A new vaccine “tailored” to target next-generation Covid-19 coronavirus will likely be needed by the middle of 2022, according to the head of BioNTech, the biotechnology company that developed the Pfizer shot.
The German firm’s CEO, Uğur Şahin, told the Financial Times that Covid-19 variants such as the Delta strain were more contagious but could be tackled by booster shots of current vaccines.
However, he added that mutations would emerge that could slip past the body’s vaccine-acquired immune defenses.
“This year, [a different vaccine] is completely unneeded. But by mid next year, it could be a different situation,” Sahin said, adding that “tailored” versions of current vaccines would be needed to specifically target the new strains that emerge.
“This virus will stay, and the virus will further adapt,” he said.
“We have no reason to assume that the next-generation virus will be easier to handle for the immune system than the existing generation. This is a continuous evolution, and that evolution has just started.”
Vaccination programs will feature two main streams by next year, Sahin predicted, with booster shots for those already inoculated and a continued campaign to get the vaccines to those who have had minimal access to them thus far.
A number of vaccine developers, including BioNTech and US pharma major Pfizer – which helped bring the company’s mRNA vaccine to the market – have been under pressure to share patents and technology to allow wider production of vaccines.
While Sahin claimed patent-sharing posed no risks to quality control, Pfizer CEO Albert Bourla has repeatedly argued that waiving intellectual property rights would disincentivize innovation. However, critics such as former US Centers for Disease Control and Prevention head Tom Frieden have accused pharma companies of “war-profiteering.”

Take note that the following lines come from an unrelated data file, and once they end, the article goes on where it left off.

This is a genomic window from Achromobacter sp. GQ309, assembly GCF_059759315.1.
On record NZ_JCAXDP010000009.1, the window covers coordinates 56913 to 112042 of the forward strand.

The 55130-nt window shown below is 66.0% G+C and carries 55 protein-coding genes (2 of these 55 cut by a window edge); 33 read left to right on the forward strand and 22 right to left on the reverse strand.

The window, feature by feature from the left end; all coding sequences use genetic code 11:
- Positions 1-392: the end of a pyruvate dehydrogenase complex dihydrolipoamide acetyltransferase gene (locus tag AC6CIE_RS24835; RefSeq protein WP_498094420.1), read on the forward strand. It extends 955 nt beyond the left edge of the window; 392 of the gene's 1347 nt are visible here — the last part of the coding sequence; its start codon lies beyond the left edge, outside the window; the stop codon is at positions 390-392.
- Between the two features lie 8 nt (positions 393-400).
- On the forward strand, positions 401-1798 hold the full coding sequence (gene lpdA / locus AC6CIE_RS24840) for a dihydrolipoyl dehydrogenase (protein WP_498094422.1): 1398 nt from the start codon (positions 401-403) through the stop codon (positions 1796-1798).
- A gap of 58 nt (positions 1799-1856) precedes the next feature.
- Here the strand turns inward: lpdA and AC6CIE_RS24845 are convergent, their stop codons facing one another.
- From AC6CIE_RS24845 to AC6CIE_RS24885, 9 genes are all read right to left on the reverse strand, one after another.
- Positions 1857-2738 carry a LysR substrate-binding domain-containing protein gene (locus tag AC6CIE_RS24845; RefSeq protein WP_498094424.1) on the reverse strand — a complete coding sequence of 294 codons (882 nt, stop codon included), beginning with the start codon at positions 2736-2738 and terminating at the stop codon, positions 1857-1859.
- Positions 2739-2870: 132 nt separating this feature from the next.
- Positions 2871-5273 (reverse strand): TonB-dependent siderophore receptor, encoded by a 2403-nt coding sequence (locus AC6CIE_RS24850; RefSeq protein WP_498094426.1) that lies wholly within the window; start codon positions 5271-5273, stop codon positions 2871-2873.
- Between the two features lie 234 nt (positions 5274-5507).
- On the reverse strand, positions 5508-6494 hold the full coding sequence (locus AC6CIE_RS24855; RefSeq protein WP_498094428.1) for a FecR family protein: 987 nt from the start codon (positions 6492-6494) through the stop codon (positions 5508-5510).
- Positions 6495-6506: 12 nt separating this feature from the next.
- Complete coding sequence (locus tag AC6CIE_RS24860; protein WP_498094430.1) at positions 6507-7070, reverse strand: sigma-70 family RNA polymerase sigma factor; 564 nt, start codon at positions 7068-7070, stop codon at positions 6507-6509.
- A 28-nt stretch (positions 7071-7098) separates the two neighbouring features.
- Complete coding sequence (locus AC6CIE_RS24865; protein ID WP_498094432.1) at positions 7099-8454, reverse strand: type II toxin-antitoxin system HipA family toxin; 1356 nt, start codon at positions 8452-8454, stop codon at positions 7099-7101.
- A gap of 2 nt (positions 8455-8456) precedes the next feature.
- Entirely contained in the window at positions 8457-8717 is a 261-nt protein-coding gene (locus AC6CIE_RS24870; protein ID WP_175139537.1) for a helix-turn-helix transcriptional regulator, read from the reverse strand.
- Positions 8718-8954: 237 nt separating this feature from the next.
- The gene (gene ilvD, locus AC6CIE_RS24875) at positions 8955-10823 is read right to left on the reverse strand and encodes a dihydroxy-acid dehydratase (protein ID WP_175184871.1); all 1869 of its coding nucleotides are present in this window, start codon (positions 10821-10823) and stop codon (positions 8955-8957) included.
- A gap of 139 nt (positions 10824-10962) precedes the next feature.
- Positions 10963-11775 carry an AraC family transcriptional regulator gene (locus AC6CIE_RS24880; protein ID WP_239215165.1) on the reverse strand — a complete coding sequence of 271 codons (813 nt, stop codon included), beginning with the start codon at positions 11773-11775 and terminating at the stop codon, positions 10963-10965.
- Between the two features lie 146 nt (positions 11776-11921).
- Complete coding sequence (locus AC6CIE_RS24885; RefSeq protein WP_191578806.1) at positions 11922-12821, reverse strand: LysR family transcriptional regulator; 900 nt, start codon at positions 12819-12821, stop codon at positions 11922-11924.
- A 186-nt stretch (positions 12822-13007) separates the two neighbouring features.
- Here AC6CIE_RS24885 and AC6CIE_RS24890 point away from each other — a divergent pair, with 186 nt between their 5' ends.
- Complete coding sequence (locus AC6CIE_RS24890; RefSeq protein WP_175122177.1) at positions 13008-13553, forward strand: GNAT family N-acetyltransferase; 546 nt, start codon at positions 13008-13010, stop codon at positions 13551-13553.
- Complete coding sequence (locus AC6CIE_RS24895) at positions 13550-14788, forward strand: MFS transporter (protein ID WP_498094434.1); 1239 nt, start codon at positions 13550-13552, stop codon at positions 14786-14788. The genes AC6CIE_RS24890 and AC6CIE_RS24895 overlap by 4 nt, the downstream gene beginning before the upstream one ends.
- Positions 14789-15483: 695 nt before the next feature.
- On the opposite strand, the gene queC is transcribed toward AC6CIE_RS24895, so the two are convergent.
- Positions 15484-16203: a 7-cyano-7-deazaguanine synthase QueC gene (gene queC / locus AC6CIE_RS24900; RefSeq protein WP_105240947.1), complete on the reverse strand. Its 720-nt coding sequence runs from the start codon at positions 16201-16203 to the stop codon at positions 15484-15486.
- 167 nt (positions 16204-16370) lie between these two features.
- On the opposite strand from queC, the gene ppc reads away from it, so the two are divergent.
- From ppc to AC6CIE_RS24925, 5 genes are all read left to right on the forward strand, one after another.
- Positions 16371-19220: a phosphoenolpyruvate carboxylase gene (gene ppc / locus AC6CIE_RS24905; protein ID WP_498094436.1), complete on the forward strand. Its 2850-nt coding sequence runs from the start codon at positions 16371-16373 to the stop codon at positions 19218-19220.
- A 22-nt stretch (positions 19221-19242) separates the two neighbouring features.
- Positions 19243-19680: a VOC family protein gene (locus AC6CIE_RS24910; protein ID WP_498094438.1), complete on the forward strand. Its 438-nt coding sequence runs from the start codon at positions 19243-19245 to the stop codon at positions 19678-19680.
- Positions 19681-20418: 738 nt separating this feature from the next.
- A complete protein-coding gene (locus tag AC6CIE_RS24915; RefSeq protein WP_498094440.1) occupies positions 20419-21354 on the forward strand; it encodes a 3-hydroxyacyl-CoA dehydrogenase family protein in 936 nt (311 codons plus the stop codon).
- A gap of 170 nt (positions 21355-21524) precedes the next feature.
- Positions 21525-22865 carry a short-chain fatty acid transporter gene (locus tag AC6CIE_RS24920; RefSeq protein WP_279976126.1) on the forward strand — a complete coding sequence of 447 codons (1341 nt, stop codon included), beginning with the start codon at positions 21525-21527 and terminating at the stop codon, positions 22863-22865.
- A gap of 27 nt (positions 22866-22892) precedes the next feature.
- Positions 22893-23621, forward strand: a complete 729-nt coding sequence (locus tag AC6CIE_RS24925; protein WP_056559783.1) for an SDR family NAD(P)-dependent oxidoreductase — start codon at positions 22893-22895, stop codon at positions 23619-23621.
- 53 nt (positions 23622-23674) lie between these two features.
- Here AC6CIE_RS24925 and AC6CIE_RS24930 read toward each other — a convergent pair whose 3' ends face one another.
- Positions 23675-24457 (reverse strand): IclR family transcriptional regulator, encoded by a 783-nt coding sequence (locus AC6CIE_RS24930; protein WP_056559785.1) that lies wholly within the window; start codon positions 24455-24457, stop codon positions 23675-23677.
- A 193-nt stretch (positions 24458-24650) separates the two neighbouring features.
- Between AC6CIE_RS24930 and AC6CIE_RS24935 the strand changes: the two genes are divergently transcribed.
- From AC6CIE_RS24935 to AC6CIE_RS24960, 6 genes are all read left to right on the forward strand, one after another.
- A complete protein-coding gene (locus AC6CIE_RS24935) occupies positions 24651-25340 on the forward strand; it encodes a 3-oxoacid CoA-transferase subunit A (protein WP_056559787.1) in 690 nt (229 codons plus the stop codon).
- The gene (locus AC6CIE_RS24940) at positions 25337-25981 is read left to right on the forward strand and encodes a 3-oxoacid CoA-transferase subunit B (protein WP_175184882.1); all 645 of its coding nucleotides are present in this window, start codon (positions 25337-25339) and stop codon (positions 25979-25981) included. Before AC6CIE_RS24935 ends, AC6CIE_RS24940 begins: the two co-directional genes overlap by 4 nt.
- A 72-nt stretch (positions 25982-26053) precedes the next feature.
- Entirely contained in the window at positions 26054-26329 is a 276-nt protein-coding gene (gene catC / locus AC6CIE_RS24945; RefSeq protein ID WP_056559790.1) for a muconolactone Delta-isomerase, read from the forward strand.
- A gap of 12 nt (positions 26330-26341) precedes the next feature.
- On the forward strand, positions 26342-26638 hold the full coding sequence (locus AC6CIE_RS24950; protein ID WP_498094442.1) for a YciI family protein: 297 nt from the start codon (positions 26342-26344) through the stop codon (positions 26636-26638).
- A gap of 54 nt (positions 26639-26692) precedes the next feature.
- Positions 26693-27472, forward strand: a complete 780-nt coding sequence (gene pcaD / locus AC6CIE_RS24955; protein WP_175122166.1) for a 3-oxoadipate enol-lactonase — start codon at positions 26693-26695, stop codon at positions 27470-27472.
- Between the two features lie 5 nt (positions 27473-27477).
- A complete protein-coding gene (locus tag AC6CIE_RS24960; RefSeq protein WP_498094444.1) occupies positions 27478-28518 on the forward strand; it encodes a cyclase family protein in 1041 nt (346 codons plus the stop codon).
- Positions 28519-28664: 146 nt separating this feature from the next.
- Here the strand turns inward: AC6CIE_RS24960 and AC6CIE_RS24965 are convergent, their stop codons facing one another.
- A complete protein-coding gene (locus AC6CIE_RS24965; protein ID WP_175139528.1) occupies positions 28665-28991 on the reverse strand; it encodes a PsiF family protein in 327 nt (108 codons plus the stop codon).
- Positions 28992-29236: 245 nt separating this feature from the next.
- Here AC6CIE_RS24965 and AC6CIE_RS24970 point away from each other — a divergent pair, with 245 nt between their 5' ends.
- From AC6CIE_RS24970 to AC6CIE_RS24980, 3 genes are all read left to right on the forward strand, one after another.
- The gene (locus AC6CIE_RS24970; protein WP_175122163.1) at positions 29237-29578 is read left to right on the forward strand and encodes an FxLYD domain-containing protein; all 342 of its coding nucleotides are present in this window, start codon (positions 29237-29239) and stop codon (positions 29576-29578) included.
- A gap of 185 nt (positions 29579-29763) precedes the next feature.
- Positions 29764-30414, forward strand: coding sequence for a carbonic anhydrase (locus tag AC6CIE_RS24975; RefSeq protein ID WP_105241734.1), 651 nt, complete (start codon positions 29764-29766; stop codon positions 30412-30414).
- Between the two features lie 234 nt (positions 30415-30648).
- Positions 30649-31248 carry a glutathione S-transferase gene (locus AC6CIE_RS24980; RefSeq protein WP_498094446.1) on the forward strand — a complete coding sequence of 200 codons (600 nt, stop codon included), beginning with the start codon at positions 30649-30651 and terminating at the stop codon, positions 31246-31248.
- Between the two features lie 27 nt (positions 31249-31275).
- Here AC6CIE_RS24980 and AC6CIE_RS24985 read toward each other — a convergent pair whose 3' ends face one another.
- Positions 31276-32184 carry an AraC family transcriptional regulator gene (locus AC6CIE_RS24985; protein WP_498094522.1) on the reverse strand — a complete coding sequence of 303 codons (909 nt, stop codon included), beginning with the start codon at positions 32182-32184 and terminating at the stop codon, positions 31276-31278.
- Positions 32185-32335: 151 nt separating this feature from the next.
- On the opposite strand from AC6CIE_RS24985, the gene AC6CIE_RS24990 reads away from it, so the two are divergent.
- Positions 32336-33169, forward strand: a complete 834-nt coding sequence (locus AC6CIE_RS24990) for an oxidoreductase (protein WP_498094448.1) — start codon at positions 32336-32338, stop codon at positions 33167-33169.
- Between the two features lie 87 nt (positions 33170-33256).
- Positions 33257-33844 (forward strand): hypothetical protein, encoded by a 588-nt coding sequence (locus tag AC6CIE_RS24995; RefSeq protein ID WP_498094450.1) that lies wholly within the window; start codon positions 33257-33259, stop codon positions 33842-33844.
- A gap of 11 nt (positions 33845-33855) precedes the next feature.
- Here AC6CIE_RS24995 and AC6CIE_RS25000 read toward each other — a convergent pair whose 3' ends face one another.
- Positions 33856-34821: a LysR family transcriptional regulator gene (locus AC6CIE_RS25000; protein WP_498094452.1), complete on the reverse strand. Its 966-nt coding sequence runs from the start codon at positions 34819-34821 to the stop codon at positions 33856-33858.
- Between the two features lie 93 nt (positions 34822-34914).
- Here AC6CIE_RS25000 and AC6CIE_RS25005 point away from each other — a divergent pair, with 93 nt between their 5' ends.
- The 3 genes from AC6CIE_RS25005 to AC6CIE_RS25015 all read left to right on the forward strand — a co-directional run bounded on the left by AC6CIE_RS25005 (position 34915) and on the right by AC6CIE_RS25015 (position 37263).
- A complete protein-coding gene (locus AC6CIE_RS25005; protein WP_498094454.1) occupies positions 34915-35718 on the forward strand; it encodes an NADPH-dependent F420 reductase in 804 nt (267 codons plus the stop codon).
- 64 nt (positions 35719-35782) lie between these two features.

Sahin declined to forecast how the Pfizer vaccine would be priced in the future, but told the newspaper that it would still be needed in the coming years.
According to the co-founder of BioNTech Dr Ugur Sahin, the COVID-19 vaccine he designed for Pfizer was designed in just few hours in a single day on January 25, 2020.
No other vaccine in history has been created and manufactured so quickly. Previously, the fastest vaccine ever developed took more than four years.
Meanwhile, new research from Trinity College Dublin and University of Edinburgh found more evidence that vitamin D protects against severe COVID-19 disease and death.
According to a whistleblower nearly 50000 patients died soon in 14 days after getting COVID vaccine shot. ‘They are lying. There is no question they are lying,’ said Attorney Renz. ‘The mantra of ‘safe and effective’ must stop after today’s information.’